BOOKS ON THE CITY OF LONDON AND THE SECRET POWER IT WEALDS OVER THE UK AND THE REST OF THE WORLD ARE HARD TO COME BY, so it is pleasing to see a new book on the subject has now been published, The Architecture of Power, by Robert Shaw. Available at a reasonable price from Britains Hidden History
The author’s great find, the Parliamentary report on the fire that swept London in 1666, confirms what many have suspected that it was no accident, but another false flag, The enemy has used the same ploy down the centuries and it works every time, because people ignore to study their history. The apprehension of incendiary planters by the King’s Guards and then not being heard of again, would imply that they were in the employ of the King, which is the author’s view. However, when one has an understanding of the ruthlessness of the enemy, its more likely that the King was manoeuvred into this act of destruction or even done without his knowledge as they control the levers of power.
Both James I and Charles I were controlled by their favourites, so it is unlikely things would be any different under Charles 2, bearing in mind during the interregnum period, Charles, for the most part was a pauper. There would be a heavy price to pay for the finance necessary to regain the throne, and that would be to facilitate the rebuilding of the City in the enemy’s image with total disregard to the poor people living in Cheapside.
In the rebuilding of London, the author goes into fascinating detail, especially the churches that Hawkesmoor built, and the significance of their alignment to form the eye of Horus. This is signifying to the world that “Big brother is watching you”! It was one of the Cities ruling elites that once stated “there is no secret which is not unknown to us”! Most of the civilised world has sleep walked into captivity and again become slaves of Egypt and Babylon(don).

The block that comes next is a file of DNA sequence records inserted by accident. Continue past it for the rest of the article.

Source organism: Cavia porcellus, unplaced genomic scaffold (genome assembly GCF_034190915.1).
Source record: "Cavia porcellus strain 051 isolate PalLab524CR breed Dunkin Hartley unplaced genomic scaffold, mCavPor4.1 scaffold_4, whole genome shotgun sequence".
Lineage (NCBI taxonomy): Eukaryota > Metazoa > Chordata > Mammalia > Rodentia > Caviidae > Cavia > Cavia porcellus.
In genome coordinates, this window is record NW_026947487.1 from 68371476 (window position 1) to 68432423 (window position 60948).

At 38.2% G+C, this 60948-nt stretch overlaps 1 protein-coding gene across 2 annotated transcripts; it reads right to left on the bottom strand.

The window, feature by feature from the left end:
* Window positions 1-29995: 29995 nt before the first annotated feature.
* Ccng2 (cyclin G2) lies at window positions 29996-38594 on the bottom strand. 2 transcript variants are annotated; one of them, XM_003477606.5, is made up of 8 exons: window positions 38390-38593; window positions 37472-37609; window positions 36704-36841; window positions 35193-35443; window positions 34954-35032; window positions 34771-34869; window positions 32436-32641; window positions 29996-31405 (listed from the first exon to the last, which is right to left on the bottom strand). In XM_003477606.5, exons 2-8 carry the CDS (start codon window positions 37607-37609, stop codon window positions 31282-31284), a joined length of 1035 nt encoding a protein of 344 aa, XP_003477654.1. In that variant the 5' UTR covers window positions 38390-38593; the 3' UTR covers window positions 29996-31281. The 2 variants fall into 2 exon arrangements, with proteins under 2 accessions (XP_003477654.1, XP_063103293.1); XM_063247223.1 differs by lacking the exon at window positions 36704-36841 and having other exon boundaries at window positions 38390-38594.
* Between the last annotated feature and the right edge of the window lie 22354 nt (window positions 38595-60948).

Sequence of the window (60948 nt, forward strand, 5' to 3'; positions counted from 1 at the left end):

THE HELIAND: THE SAXON GOSPEL IS A SAXON REINTERPRETATION OF THE MESSAGE OF JESUS CHRIST into a fashion that the proto-Vikings could comprehend. Much in the same way the Gospel of St. Mark was written to accommodate a Greek audience, and the Gospels of St. Matthew and St. Luke to accommodate Hebrew audiences, the Heliand was written to adapt Christianity to people who had very little connection with the Mediterranean world.
This text is beginning to experience a revival as of late among dissident right-wingers seeking a way to better understand folkish religion. It should be of prime importance that Christians be familiar and (if possible) well-versed with the text in order not only to better understand their own folkish traditions and identity, but also to help bring identitarians struggling with the vapidness of modern, liberal Christianity into a deeper understanding of the faith.
History of the Text
The Heliand, meaning “saviour,” was written sometime in the eighth century after Charlemagne conquered the Saxon pagans of northern Germany. Nobody is sure who exactly wrote it, but it was probably written by a monk or missionary who was both literate and intimately familiar with north German culture, customs, and language.
(From a Letter in The Gentlemen’s Magazine )
IT is stated in the Life of Bunyan by the late Mr. Southey, that the first edition of the Pilgrim’s Progress had not then been discovered, although much search had been made after it. I therefore about twelve years ago wrote to Mr. Southey stating that I would procure a copy if possible, and I sent him some information relative to a supposed signet ring of Bunyan’s, (which was found on taking down the old bridge at Bedford, upon which the toll-house stood in which Bunyan was imprisoned,) and also some anecdotes respecting him, and a drawing of the bridge and toll house, all which Mr. Southey said he would avail himself of should he ever publish a second edition of the life.
Since that time I have frequently endeavoured to procure the first edition as a literary curiosity, and an elderly lady of this city has lately presented me with an old duodecimo copy of the work, which, if not the first, is one of the early editions. The following are the particulars of it. The title-page and also part of “the Author’s Apology for his Book,” are lost. It begins with:-
“Why, what’s the matter? It is dark; what tho’?
But it is feigned; what of that?
I tro some men by feigned words,’’ &c. &c.